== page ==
The impact of horizontal drilling and hydraulic fracturing on groundwater quality in the Cline shale play is not believed to be permanent, new research from the University of Texas at Arlington (UTA) suggests.
The research is the first to analyze the groundwater quality in the Cline shale region of West Texas before, during and after the expansion of unconventional exploration and production.
Researchers found that water samples from private wells contained chlorinated solvents, alcohols and aromatic compounds exclusively after multiple unconventional oil wells had been activated within 3.1 miles of the sampling sites.
Large fluctuations in pH and total organic carbon levels also were detected in addition to a gradual accumulation of bromide.
These changes and levels are abnormal for typical groundwater quality, said Kevin Schug, the study’s lead author and UTA’s Shimadzu Distinguished Professor of Analytical Chemistry and director of UTA’s Collaborative Laboratories for Environmental Analysis and Remediation (CLEAR), in an April 26 press release.
However, the results also suggest that containment from unconventional drilling may be variable and sporadic, not systematic, and that some toxic compounds associated with areas of high unconventional drilling may degrade or become diluted within the aquifer over time.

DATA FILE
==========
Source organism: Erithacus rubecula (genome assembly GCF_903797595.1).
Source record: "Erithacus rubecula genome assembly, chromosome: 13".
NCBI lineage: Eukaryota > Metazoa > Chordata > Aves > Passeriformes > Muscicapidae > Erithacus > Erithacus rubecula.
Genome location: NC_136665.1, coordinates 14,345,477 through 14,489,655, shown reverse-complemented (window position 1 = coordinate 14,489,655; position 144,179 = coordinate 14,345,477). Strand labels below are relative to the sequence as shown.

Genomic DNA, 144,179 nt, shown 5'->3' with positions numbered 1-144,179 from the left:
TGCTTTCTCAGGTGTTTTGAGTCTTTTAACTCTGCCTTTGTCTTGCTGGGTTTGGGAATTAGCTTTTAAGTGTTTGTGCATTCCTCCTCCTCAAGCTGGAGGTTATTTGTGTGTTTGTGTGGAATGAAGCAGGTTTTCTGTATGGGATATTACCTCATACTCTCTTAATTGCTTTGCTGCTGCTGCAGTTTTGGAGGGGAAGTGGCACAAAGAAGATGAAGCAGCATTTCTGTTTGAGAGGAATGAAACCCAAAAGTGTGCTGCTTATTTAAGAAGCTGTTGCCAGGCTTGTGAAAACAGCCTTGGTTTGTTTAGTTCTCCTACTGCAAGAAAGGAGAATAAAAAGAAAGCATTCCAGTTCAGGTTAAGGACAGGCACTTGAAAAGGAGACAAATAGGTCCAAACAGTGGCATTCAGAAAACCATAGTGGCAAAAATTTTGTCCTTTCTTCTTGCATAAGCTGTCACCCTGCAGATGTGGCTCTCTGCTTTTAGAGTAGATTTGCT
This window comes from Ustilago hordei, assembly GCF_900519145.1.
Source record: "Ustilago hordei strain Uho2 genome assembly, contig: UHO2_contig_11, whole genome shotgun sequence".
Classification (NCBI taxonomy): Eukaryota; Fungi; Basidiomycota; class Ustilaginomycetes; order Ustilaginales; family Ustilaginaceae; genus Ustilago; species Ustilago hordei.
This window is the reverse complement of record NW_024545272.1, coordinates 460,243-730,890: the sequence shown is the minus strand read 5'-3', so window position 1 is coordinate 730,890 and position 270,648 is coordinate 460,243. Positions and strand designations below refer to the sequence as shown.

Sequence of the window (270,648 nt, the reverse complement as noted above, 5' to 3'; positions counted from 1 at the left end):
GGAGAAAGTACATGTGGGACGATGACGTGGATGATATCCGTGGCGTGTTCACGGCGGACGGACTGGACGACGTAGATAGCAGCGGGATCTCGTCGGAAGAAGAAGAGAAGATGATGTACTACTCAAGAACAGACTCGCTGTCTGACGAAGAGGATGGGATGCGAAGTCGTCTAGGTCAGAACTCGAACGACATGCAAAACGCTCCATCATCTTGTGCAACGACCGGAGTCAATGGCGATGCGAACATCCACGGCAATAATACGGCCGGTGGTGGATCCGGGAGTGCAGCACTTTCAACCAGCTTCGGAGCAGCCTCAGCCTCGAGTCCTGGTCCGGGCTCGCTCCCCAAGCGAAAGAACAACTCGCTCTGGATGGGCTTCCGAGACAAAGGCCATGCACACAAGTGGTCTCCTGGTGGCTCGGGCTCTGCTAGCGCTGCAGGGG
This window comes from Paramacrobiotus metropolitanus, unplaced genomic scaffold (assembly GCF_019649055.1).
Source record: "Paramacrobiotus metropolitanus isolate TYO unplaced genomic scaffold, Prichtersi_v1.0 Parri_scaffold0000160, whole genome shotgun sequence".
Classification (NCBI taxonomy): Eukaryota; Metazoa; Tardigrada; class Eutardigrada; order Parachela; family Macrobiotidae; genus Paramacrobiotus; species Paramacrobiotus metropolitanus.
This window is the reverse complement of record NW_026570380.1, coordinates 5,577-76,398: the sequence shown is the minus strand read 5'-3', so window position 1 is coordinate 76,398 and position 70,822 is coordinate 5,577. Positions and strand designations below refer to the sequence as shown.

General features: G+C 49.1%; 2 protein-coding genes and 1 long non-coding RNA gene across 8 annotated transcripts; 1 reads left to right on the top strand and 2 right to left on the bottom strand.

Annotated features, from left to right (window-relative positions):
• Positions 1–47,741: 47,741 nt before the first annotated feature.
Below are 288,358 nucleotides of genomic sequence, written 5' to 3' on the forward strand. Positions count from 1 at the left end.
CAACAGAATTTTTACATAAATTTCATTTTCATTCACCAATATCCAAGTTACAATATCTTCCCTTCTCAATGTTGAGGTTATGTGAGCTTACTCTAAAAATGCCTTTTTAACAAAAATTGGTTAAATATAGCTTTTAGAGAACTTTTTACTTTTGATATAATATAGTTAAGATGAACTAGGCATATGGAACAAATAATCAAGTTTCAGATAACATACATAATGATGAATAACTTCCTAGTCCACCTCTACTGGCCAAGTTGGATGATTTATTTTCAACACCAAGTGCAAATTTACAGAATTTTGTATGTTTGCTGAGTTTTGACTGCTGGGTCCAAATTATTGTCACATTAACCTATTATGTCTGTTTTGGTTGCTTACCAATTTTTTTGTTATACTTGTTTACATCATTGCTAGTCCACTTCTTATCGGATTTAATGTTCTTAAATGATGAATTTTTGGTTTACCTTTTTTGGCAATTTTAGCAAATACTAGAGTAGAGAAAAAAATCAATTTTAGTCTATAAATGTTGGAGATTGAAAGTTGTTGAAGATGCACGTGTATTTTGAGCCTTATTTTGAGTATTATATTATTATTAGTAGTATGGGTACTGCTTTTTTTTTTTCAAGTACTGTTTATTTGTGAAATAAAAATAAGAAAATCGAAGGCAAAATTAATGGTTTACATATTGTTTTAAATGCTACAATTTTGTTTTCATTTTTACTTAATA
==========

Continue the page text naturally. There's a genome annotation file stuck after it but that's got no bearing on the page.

The study also indicated that contamination pathways are complex; various toxic compounds were detected in groundwater seemingly at random times in areas of high drilling activity. Schug said that more research is needed to precisely quantify and understand contamination cycles as well as to understand aquifer resilience to pollutants.
A Note to the Granddaughters
I generally take Sophia -- she will be two years old this June -- to the park every day for about an hour or so. I try to keep it varied and interesting. Today we took five dice. Sophia loves to play Yahtzee. She has no idea what she's doing but she loves to put the five dice in a cup and roll them, and then throw her arms up, and yell "Yahtzee" when she rolls a Yahtzee. She gets a Yahtee on every roll.
On the way home, Sophia was getting antsy, so I gave her the five dice to play with on her tray on her stroller. About half-way home I noticed that one die was missing.
I feigned my irritation, telling Sophia we were going to have to go back over the ground covered, and look for the missing die. She was very serious, and, she, too, leaned out over the stroller, to help look for the missing die.
We had backtracked about a block when I noted she was holding a die in her hand, and there were still the original four in her tray.
Putting "2 and 2" together, it was clear we were never missing the fifth die. Sophia had put it in her mouth and that's where I had not checked. I guess to keep from getting in trouble, when I feigned irritation, she kept her mouth shut and continued the charade of looking for the lost die, and then when the time was right, put the "lost" die in her hand so I could see it.
Never a dull moment.